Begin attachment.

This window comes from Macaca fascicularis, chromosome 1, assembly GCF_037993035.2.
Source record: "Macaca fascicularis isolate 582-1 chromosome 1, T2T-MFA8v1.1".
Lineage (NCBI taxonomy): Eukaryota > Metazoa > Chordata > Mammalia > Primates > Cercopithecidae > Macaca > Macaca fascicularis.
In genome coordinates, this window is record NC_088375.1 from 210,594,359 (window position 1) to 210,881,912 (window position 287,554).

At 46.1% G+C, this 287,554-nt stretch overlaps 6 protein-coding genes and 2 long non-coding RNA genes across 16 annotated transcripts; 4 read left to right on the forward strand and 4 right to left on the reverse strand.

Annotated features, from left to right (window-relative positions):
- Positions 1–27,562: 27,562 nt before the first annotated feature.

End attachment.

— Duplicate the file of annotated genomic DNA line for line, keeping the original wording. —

This window comes from Macaca fascicularis, chromosome 1, assembly GCF_037993035.2.
Source record: "Macaca fascicularis isolate 582-1 chromosome 1, T2T-MFA8v1.1".
Lineage (NCBI taxonomy): Eukaryota > Metazoa > Chordata > Mammalia > Primates > Cercopithecidae > Macaca > Macaca fascicularis.
In genome coordinates, this window is record NC_088375.1 from 210,594,359 (window position 1) to 210,881,912 (window position 287,554).

At 46.1% G+C, this 287,554-nt stretch overlaps 6 protein-coding genes and 2 long non-coding RNA genes across 16 annotated transcripts; 4 read left to right on the forward strand and 4 right to left on the reverse strand.

Annotated features, from left to right (window-relative positions):
- Positions 1–27,562: 27,562 nt before the first annotated feature.